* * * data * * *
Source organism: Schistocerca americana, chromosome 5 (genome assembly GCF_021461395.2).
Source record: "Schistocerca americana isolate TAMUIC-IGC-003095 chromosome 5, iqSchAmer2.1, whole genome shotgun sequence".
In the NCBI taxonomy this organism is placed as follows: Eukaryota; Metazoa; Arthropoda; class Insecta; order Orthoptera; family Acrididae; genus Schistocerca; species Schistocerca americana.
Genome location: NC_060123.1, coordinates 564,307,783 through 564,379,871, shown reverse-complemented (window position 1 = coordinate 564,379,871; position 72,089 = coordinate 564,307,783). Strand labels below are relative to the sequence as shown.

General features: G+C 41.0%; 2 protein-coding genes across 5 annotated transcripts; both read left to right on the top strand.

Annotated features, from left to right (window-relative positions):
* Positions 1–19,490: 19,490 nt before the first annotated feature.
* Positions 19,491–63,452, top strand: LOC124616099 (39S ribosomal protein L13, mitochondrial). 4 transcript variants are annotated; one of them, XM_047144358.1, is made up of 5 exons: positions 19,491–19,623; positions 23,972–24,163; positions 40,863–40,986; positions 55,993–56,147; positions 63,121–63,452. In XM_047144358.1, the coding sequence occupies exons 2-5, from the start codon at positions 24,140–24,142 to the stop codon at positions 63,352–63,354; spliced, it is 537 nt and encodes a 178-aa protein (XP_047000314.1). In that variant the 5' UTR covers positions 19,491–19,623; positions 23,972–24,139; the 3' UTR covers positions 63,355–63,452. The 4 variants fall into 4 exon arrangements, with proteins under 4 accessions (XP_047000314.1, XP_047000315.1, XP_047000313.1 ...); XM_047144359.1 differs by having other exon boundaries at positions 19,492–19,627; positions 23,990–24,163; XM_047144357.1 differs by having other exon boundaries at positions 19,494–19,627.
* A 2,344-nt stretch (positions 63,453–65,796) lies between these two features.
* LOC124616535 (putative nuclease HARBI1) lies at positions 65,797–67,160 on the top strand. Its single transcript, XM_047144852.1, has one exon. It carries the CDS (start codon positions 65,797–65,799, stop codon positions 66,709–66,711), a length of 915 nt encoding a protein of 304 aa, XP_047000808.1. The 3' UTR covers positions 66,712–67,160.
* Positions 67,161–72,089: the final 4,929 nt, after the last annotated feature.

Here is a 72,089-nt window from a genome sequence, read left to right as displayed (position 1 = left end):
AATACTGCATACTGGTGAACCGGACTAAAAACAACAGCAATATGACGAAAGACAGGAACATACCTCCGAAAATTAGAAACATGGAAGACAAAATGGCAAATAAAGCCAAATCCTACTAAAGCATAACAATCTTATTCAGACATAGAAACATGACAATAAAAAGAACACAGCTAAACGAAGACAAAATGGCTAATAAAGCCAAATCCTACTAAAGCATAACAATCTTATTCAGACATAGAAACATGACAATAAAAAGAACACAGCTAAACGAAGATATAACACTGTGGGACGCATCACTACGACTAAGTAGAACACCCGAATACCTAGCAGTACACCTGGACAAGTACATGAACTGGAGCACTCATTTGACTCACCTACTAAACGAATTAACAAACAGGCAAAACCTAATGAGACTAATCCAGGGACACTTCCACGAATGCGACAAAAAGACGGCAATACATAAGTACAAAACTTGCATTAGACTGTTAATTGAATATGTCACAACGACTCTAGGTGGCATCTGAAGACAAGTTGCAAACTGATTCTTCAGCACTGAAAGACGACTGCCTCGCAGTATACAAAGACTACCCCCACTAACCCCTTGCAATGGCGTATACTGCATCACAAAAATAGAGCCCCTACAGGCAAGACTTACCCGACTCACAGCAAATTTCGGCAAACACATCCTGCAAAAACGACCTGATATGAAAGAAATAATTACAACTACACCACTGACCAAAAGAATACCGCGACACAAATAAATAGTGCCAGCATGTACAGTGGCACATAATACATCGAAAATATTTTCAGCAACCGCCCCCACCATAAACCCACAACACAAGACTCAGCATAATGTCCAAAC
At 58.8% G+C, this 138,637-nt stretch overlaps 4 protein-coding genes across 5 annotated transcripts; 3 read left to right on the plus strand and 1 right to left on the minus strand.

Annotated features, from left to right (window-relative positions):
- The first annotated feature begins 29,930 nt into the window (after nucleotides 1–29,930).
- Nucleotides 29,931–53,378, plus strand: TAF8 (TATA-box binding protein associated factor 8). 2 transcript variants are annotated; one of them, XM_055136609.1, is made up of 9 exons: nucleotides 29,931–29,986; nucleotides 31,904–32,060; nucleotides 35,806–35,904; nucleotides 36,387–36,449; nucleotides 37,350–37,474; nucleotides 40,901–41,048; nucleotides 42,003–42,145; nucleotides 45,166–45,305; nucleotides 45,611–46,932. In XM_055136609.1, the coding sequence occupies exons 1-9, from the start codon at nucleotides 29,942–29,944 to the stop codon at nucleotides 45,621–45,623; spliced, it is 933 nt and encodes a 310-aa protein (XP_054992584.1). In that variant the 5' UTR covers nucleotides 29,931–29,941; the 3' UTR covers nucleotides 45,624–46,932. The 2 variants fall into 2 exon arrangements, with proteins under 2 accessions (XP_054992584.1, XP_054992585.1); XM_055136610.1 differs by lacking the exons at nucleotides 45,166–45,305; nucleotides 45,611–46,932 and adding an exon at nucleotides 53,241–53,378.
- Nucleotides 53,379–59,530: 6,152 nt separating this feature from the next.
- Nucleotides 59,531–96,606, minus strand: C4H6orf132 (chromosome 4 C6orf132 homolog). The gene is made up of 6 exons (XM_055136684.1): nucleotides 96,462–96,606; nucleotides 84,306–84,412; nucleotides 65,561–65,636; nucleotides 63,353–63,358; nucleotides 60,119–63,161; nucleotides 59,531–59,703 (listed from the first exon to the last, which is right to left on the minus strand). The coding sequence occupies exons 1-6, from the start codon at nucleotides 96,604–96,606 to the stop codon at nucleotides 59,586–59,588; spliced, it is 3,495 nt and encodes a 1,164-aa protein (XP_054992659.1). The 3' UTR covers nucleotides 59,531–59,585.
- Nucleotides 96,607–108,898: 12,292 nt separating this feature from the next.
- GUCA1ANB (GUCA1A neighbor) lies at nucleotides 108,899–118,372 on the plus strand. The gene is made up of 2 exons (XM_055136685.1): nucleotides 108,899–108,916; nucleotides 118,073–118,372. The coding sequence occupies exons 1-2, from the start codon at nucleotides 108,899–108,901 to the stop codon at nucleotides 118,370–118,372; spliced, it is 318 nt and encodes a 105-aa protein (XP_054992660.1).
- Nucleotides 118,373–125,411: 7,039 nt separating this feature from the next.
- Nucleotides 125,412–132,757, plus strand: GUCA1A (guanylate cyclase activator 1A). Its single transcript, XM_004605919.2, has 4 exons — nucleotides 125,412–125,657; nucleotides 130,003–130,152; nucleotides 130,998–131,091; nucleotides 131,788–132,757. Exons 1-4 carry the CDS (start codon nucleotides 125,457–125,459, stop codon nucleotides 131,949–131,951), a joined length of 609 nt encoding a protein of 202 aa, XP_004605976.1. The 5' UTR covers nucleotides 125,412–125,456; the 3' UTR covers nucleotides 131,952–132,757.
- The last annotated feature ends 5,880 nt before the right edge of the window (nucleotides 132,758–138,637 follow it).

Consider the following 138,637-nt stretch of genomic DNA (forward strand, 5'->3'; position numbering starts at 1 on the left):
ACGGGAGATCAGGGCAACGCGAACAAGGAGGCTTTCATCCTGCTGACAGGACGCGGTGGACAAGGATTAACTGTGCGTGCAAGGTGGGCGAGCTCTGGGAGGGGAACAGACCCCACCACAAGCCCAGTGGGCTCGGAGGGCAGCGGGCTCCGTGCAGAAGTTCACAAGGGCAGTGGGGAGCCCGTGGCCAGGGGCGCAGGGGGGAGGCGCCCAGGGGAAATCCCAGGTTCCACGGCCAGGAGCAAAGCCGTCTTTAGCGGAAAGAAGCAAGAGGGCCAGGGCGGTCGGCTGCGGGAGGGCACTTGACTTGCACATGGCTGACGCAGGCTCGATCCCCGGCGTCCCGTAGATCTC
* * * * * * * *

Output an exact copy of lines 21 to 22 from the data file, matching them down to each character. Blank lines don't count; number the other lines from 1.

- GUCA1ANB (GUCA1A neighbor) lies at nucleotides 108,899–118,372 on the plus strand. The gene is made up of 2 exons (XM_055136685.1): nucleotides 108,899–108,916; nucleotides 118,073–118,372. The coding sequence occupies exons 1-2, from the start codon at nucleotides 108,899–108,901 to the stop codon at nucleotides 118,370–118,372; spliced, it is 318 nt and encodes a 105-aa protein (XP_054992660.1).
- Nucleotides 118,373–125,411: 7,039 nt separating this feature from the next.